Mike actually clued me to something that I was curious about. He said if the scripts are bad and........they already have stars attached and an attitude themselves he is not as nice to them. So, I can take it that readers can do have attitudes amd obviously, for some reason mine is rubbing most of them the wrong way.
I mean, according to our beloved Mr Gomez, most of these non wga script readers are "scam artists" and they just encourage us new writers (good or bad) to line their pockets.
Well, I think I can safely say no ones trying to encourage me or scam me. As a matter of fact it seems more like they're just trying to get rid of me.
Anyway, it doesn't sound like most of them are very mean to most of you . So, maybe he is right. they just dont like me. Oh well.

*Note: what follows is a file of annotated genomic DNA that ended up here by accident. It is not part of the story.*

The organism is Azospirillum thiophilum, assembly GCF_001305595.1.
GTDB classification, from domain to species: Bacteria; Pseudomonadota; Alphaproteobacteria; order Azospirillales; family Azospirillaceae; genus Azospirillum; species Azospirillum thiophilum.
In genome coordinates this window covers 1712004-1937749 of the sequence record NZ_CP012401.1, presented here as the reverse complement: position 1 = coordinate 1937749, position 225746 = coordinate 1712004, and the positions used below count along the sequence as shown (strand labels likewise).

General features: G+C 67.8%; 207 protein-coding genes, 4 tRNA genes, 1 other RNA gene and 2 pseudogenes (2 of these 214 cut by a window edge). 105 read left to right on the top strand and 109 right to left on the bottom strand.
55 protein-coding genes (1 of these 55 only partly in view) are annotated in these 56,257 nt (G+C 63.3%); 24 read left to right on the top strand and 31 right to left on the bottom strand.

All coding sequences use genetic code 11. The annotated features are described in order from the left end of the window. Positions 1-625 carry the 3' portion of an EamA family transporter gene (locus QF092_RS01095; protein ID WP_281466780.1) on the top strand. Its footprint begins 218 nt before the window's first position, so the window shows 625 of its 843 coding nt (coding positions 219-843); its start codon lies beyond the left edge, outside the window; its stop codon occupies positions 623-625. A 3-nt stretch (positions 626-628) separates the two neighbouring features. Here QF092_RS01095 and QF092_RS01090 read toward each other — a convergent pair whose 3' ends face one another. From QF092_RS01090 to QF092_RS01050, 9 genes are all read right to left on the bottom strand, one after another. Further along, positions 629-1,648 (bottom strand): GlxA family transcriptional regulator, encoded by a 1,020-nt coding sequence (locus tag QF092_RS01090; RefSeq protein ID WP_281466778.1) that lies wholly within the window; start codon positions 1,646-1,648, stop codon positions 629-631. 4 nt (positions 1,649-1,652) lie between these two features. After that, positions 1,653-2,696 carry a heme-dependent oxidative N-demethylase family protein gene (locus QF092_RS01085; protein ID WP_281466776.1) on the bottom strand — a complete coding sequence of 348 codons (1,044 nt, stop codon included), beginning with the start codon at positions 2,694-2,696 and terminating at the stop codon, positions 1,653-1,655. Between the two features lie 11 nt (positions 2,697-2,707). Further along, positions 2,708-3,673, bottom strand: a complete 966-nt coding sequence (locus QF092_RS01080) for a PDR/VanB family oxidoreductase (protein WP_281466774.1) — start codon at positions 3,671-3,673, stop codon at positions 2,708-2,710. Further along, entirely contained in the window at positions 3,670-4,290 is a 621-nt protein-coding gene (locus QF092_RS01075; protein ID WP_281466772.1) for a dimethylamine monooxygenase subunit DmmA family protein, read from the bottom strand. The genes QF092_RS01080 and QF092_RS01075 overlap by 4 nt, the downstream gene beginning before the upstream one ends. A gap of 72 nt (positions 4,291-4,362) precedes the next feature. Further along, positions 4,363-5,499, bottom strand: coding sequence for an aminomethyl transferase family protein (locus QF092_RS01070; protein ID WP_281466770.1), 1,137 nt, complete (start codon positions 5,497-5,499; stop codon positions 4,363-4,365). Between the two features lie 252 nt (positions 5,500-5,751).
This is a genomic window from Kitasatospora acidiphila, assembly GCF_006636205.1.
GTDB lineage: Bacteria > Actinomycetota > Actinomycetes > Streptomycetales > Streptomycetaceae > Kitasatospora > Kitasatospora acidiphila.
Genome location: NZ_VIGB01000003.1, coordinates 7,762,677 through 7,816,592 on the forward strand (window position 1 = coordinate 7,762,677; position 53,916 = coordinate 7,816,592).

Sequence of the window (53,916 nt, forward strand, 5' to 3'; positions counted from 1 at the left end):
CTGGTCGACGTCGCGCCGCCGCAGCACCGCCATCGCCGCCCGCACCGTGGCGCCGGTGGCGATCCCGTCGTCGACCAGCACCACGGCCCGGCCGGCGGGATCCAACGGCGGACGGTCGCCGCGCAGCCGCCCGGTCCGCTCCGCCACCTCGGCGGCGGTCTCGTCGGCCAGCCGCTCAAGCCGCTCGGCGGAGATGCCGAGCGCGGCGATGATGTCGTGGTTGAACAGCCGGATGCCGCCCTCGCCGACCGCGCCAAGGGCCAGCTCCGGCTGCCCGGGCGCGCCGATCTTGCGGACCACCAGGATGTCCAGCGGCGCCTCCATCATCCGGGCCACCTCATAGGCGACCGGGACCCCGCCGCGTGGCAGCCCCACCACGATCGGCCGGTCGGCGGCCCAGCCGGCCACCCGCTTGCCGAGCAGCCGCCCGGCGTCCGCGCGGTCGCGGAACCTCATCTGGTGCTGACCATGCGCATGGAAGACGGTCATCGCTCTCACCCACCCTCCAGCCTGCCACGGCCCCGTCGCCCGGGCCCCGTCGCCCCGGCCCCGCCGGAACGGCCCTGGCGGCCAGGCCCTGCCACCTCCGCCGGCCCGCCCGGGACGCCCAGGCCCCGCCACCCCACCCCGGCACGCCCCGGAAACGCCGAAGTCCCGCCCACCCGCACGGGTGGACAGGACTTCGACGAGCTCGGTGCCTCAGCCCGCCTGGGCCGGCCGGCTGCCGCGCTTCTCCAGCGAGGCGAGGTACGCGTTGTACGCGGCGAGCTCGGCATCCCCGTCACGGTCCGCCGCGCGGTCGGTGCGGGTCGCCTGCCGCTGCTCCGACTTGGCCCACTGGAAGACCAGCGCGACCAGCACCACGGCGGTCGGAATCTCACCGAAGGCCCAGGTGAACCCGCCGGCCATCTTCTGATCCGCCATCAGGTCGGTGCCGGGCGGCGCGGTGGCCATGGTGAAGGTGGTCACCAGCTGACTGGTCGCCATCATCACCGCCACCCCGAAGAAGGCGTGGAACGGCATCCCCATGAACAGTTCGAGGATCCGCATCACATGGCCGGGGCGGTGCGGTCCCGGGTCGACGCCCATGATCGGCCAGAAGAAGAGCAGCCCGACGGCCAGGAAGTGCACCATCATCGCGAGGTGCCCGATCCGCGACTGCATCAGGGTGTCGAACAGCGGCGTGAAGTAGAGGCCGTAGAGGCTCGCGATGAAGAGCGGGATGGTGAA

If you want to send me the first ten pages, or wherever you think it gets into it's stride I can tell you what I think. I won't charge, and I won't lie, or be rude! I can't believe everybody hates your work!
If you go to my website and send PDF email via there I'll either post thoughts on or off board to you wherever you want. www.touchwoodpicturesltd.com
Let's make it clear I'm not soliciting for work here, this BB is just to help each other not make money out of each other!
Sounds like you're running into a lot of Simon Cowell wannabes. While being rude is juvenile, it doesn't necessarily mean the criticism is wrong.
Are your scripts being read carefully? Is there -- beneath the snarkiness -- a validity to the critiques? If so, I'd shrug off the rudeness and continue using them. (We all need to develop a thick skin.) If not, you're probably better off spending your money on lottery tickets. (Do the same if you're getting overly-praise worthy, your-screenplay-totally-rocks, coverage.)